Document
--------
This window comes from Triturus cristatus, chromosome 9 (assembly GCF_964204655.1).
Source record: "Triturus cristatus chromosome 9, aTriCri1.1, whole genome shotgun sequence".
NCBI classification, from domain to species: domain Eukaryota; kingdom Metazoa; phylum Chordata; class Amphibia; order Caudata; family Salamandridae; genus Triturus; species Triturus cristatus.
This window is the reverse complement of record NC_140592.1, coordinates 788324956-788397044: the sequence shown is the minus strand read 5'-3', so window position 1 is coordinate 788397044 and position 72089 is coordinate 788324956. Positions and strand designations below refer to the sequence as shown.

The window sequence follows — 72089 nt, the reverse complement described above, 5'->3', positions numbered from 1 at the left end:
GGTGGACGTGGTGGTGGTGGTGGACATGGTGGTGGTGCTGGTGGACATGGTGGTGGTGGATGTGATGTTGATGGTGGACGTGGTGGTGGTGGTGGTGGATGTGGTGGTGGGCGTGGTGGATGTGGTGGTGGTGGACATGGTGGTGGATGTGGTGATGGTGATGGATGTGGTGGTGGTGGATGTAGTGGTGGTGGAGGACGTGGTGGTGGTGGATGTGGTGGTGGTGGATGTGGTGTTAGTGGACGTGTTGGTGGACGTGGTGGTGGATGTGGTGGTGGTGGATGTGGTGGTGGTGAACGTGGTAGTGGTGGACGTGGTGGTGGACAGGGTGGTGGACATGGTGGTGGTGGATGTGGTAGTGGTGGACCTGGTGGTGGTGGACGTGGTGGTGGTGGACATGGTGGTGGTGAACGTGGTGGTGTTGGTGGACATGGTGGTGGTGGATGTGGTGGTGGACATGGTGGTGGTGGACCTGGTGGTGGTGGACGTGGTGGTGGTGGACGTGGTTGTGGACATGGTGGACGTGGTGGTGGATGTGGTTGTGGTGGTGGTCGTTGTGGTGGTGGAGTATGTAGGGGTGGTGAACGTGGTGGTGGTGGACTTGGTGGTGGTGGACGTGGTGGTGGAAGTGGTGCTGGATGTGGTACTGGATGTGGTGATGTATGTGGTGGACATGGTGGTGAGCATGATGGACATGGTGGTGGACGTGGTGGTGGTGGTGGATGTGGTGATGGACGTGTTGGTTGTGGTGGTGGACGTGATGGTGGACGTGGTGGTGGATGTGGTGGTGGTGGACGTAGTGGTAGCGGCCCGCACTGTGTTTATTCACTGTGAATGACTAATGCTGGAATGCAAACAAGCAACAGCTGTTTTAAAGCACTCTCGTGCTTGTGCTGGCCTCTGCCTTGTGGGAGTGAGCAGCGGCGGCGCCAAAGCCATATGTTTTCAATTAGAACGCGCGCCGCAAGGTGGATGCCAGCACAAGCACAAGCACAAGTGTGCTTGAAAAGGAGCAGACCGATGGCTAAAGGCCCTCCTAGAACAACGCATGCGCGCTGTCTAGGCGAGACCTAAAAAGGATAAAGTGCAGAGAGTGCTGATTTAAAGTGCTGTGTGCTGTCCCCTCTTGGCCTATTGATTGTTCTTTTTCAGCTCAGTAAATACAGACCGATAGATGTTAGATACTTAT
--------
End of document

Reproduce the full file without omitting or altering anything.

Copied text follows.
This window comes from Triturus cristatus, chromosome 9 (assembly GCF_964204655.1).
Source record: "Triturus cristatus chromosome 9, aTriCri1.1, whole genome shotgun sequence".
NCBI classification, from domain to species: domain Eukaryota; kingdom Metazoa; phylum Chordata; class Amphibia; order Caudata; family Salamandridae; genus Triturus; species Triturus cristatus.
This window is the reverse complement of record NC_140592.1, coordinates 788324956-788397044: the sequence shown is the minus strand read 5'-3', so window position 1 is coordinate 788397044 and position 72089 is coordinate 788324956. Positions and strand designations below refer to the sequence as shown.

The window sequence follows — 72089 nt, the reverse complement described above, 5'->3', positions numbered from 1 at the left end:
GGTGGACGTGGTGGTGGTGGTGGACATGGTGGTGGTGCTGGTGGACATGGTGGTGGTGGATGTGATGTTGATGGTGGACGTGGTGGTGGTGGTGGTGGATGTGGTGGTGGGCGTGGTGGATGTGGTGGTGGTGGACATGGTGGTGGATGTGGTGATGGTGATGGATGTGGTGGTGGTGGATGTAGTGGTGGTGGAGGACGTGGTGGTGGTGGATGTGGTGGTGGTGGATGTGGTGTTAGTGGACGTGTTGGTGGACGTGGTGGTGGATGTGGTGGTGGTGGATGTGGTGGTGGTGAACGTGGTAGTGGTGGACGTGGTGGTGGACAGGGTGGTGGACATGGTGGTGGTGGATGTGGTAGTGGTGGACCTGGTGGTGGTGGACGTGGTGGTGGTGGACATGGTGGTGGTGAACGTGGTGGTGTTGGTGGACATGGTGGTGGTGGATGTGGTGGTGGACATGGTGGTGGTGGACCTGGTGGTGGTGGACGTGGTGGTGGTGGACGTGGTTGTGGACATGGTGGACGTGGTGGTGGATGTGGTTGTGGTGGTGGTCGTTGTGGTGGTGGAGTATGTAGGGGTGGTGAACGTGGTGGTGGTGGACTTGGTGGTGGTGGACGTGGTGGTGGAAGTGGTGCTGGATGTGGTACTGGATGTGGTGATGTATGTGGTGGACATGGTGGTGAGCATGATGGACATGGTGGTGGACGTGGTGGTGGTGGTGGATGTGGTGATGGACGTGTTGGTTGTGGTGGTGGACGTGATGGTGGACGTGGTGGTGGATGTGGTGGTGGTGGACGTAGTGGTAGCGGCCCGCACTGTGTTTATTCACTGTGAATGACTAATGCTGGAATGCAAACAAGCAACAGCTGTTTTAAAGCACTCTCGTGCTTGTGCTGGCCTCTGCCTTGTGGGAGTGAGCAGCGGCGGCGCCAAAGCCATATGTTTTCAATTAGAACGCGCGCCGCAAGGTGGATGCCAGCACAAGCACAAGCACAAGTGTGCTTGAAAAGGAGCAGACCGATGGCTAAAGGCCCTCCTAGAACAACGCATGCGCGCTGTCTAGGCGAGACCTAAAAAGGATAAAGTGCAGAGAGTGCTGATTTAAAGTGCTGTGTGCTGTCCCCTCTTGGCCTATTGATTGTTCTTTTTCAGCTCAGTAAATACAGACCGATAGATGTTAGATACTTAT